I don't want to give any spoilers just in case that if you were like me, and haven't sat down to this yet, you won't know "who's" on their way out. What I can go into is how interesting things get once someone is murdered though. Once you can get past the horrors placed in front of you Danganronpa switches it up from being a school life simulator over to a murder investigation point and click. Investigating where someone died is just as important as talking to everyone else that remained either to find discrepancies in their stories, look for clues such as blood tracks or splatters on the wall or find that something isn't where you had originally seen it. All of these little facts get placed into what are known as Truth Bullets and you're about to need them for the Class Trial.
Class Trials, which even at the beginning will take up the bulk of your experience, will only get longer as the time allowed to investigate gets shorter. It's not a bad trade off as there's much more dialog and "sense of purpose" when in the trial than wandering down the halls for the xth time wondering what you missed in order to move on. Was it one person? Was it two people with one helping another out? Or was it two separate people and one decided to have fun with what they found another another fled the scene? All of these come together in the Class Trial and you'll need both your Truth Bullets and some creative thinking at times to get it all right.
Once the trial starts there's no stopping this train. Stopping to save because you need to go somewhere? Not going to happen. Just hope that your rest mode doesn't screw you over as by the end these can at least easily take up to an hour depending on how fast you put your answers together. What impressed me the most about the trials is that it never got stale and kept introducing newer elements to spice up the ones already present from the first. Also a nice touch is that they don't bore you if it's not your first time as there's an option to skip right into it. For me though? I was glad for the briefing.
These trials are simple enough in their concept. Arguments are made between all the remaining students, fingers are pointed and all depending there will be highlighted text that scrolls or flies on by. This text is what you can use your Truth Bullets on in order to disagree with what is being said as you have evidence to the contrary. Will you always be right? Hell no. If you get it wrong you lose credibility that comes in a visual representation of hearts. If you lose all your hearts? Game Over, but not Game Over like you would think. Instead, at least on the medium difficulty, you have a chance to try again from the last checkpoint in the trial. This plus there being no real way to lose, like I said before, is the only disappointment even if I'm going to be scarred for a little while.
That's not all a trial is though. Sometimes someone is so stubborn that you need to reinforce how wrong they are. This comes in the form of a rhythm game where on each beat you can select their statements and on the next blow them up. This is a their credibility versus yours affair so taking too long will also result in you "losing". Side to that sometimes you need to come up with your own idea which is a fill in the blanks before going back to the standard trial practice of picking out statements that don't make sense with text scrolling across.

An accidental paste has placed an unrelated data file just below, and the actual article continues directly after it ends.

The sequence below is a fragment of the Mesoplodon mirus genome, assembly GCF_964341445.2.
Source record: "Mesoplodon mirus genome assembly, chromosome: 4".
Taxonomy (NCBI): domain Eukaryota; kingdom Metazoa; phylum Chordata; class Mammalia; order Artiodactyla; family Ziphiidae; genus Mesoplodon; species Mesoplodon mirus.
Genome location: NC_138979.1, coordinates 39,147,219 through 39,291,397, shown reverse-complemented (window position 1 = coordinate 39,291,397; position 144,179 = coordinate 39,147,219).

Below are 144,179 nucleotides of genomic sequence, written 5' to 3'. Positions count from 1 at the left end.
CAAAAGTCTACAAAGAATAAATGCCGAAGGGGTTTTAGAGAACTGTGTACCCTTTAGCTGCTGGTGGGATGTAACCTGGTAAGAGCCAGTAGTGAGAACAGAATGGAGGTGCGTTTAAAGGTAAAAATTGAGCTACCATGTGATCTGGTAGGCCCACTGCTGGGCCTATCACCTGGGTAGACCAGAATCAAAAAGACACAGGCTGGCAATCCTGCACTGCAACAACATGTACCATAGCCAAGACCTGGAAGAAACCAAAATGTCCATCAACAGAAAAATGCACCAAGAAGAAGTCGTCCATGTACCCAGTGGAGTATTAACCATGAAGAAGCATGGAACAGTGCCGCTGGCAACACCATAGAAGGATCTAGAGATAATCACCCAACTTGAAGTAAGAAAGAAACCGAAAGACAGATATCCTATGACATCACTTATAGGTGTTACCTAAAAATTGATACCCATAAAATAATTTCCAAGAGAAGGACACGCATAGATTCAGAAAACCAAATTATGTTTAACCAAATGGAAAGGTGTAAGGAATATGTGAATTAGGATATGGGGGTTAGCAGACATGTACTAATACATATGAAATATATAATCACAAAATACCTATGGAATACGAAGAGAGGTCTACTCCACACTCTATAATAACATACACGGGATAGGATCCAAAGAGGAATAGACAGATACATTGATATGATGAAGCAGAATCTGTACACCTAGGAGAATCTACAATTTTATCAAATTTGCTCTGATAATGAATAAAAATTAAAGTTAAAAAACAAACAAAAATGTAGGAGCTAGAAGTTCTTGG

Things do get harder as each case makes its appearance. Extra text that requires to be blasted out of the way can mess up what you were trying to counter argue. Sometimes you don't have the actual Truth Bullets requires and because of this you need to "absorb" some of the highlighted text flying by in order to use that as your counter argument. It's actually kind of fun, fast paced and has a good music track to push things along.
Finally once it's all said and done, it's time for the closing argument. This is a comic book styled fill in the blanks in order to show exactly what happened from start to finish to prove, without a doubt, who the culprit is. Once it's done, once it's over, it's time to be horrified all over again as the murderer, known as the Blackened, is executed horribly by Monokuma in a "special manner" designed for exactly that person. This means that not only did you have to see the corpse of a friend, but you get to see a whole new one of someone else that could have been your friend because they chose to kill another.
Like anything, there does come a point where you become a bit desensitized to what you're experiencing as the last ones, both murders and executions, while just as bad as the first aren't as shocking. By that point you've been there, you've done that and that boat has sailed. So and instead of putting down the controller for a few seconds, the detective hat comes on as it's time to do it all over again.
What? No conclusion? Nope! Come back tonight at 10pm for Part 2. They did come together after all!
Sony PlayStation 4
Originals also on:
PS Vita / PC
Provided by Publisher
Article by Pierre-Yves
*Even Mortal Kombat or the newest Doom couldn't make me feel sick to see what they've pulled off because they were so over the top on purpose.